I really like the Latin varient Aoede (Ay-ee-dee) instead of Aoide (Ay-oy-dee), but probably would never use it.  I do know an Elene (Eh-leh-nee), though, and think that's quite pretty.

February 12, 2013 3:17 PM

A friend of my daughters is an Israeli named Daphna. This is an alternative to Daphne. Still has the "Daffy" connotation, but the -a ending softens it up a little.

February 12, 2013 3:57 PM

One of my favorite real-life "found" names was a Eurydice--the last name made it even more awesome, but I can't put it here because I suspect she's unique in the world. She'd be in her mid-twenties now, I think. I can't see the name taking off soon, though, due to that unfashionable initial y- sound.

On the "maybe" list--I've always liked the idea of a Persephone, nickname Kore, for a very mythology-heavy name. (Kore meant something like "the maiden" and was another common name for Persephone, especially in her role in the Eleusinian Mysteries.)

@dorit: I think the longer -e names avoid the diminutive feel of traditional -ie/-y names just by virtue of how long they are, and sometimes due to their mythological connotations--Penelope feels more substantial than Penny, and I don't see Antigone ever sounding fluffy. I agree, though, that the shorter ones can certainly sound more cutesy--there's a reason Sesame Street picked Zoe for their three-year-old girl monster. For folks who like the Lucy/Molly/Katie style but want something a little more erudite or grown-up looking, the short Greek -e names are a good choice.

February 13, 2013 7:31 AM

Although even serious baby name books list Iolanthe as greek I don't believe it: The first bearers of the name were frankish women in the early mediaeval ages, so I assume a germanic origin. But the whereabouts are unclear.

The problem is that the greek word for violett has a "d" in the end and does not contain an "l" at all.

February 14, 2013 1:38 AM

I recently came across the name Khione, and thought it was very pretty.  Thanks to the Percy Jackson series my son is 12, he and his friends are getting into these books and with the second movie set to release this year we may see a big spike in these names.  Side note...we got a grey kitten two months ago and the kids named her Athena.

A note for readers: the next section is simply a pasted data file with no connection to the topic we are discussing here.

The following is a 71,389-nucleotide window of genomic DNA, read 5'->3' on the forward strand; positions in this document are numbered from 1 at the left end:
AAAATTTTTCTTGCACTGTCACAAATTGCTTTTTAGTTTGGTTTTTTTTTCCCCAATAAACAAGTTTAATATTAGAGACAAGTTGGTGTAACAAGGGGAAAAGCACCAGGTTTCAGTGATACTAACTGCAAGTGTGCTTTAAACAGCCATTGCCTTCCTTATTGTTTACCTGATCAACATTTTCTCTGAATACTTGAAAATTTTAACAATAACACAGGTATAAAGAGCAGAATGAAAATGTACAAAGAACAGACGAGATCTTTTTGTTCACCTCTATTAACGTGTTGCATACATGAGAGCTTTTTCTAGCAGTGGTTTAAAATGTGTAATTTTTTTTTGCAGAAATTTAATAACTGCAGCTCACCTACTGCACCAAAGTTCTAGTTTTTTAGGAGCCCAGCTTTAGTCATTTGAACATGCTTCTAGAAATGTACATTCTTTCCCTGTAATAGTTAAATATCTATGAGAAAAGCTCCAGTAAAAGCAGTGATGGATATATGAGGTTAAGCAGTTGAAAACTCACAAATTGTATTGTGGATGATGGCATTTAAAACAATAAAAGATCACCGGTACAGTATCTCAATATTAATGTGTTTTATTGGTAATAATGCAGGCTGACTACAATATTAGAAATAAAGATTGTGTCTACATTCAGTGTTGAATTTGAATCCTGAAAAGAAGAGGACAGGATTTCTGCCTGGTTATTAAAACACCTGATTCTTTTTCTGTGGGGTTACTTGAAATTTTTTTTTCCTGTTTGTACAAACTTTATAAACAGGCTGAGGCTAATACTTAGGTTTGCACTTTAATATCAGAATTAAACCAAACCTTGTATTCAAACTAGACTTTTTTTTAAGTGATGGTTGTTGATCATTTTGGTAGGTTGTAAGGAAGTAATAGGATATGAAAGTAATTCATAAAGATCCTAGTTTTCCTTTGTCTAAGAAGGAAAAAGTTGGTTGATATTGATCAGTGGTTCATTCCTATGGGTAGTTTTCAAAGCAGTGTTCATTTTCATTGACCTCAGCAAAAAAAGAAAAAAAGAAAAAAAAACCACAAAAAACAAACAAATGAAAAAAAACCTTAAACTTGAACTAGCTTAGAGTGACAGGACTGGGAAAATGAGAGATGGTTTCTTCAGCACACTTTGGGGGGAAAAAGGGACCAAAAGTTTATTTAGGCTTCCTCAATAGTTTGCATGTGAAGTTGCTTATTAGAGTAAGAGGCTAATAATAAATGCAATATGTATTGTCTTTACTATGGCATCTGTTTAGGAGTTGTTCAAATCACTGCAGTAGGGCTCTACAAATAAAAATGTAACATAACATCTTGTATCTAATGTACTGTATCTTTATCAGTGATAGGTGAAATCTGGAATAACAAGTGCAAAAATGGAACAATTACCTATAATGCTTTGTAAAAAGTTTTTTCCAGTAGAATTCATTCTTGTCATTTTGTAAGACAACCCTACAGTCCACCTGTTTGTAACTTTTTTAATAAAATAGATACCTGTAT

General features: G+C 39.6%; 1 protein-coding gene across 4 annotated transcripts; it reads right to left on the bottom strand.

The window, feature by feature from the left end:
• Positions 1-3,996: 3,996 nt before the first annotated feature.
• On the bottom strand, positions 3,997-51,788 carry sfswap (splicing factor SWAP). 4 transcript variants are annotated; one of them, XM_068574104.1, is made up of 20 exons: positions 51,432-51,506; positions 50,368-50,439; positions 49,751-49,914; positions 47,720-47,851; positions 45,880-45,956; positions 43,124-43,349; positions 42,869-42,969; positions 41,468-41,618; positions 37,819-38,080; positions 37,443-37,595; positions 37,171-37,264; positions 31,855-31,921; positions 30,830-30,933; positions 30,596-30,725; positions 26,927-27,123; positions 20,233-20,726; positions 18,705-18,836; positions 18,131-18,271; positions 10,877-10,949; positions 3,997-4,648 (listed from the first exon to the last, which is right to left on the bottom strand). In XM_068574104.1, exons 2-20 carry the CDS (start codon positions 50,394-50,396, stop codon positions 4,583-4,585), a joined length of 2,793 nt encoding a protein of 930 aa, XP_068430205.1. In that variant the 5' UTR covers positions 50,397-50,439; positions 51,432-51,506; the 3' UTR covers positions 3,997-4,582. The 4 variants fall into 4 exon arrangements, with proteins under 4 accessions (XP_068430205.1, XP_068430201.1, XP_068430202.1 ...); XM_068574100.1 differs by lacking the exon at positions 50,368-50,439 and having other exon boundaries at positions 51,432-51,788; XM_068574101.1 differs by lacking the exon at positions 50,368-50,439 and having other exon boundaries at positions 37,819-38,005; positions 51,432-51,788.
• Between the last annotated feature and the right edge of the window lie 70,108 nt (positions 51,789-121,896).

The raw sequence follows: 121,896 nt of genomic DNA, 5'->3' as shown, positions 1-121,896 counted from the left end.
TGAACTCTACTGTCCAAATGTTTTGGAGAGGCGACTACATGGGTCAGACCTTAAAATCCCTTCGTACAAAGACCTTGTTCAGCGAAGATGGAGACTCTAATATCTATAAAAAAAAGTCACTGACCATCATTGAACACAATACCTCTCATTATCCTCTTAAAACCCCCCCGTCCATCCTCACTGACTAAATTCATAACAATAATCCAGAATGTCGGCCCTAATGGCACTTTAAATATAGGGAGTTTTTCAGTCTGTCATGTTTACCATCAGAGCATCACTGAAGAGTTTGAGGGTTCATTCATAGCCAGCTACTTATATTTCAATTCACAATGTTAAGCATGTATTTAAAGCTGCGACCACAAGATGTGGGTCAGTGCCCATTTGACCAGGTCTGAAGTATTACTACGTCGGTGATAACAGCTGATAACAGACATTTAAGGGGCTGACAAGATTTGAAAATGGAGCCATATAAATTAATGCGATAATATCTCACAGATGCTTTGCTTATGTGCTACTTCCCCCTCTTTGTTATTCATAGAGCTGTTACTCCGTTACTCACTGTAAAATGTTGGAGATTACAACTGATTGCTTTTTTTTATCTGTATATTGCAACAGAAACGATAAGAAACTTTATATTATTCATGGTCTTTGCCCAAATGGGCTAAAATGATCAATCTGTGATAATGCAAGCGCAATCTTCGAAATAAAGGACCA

March 2, 2013 8:27 AM

I've always loved the name Psyche and think her myth, the precursor to Beaty and the Beast, is charming. But I would never use it today because it's so easily changed to Psycho. The taunting would be endless. Nike is also beautiful but ruined as a given name. It's now the equivalent of naming your child Reebok. 

March 5, 2013 4:31 PM

Wow, I'm so excited to see a post that includes all of my girls' names! We decided with our first pregnancy to go with classical Greek names, so over the years I've done a lot of looking into them. Most of those listed here have been on my lists. I would also add Ismene to the Just Maybe list (mostly since I like the nickname Izzie).

The names we chose were:
Evadne, Ariadne, Persephone, Penelope, and Eurydice

I really love the sound of this group of names, and while the pronounciations aren't always obvious, they tend to lend themselves well to more common nicknames which I think makes them very flexible.

March 22, 2013 2:48 AM

I thought the name Phoebe is popular enough to be at the top list. Because it seems like a very common name, and it's actually very nice.

April 8, 2013 8:51 PM

I know TWO Io's, pronounced like the letters!

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Those are on a list of names that i probably use someday. They are absolutely marvelous.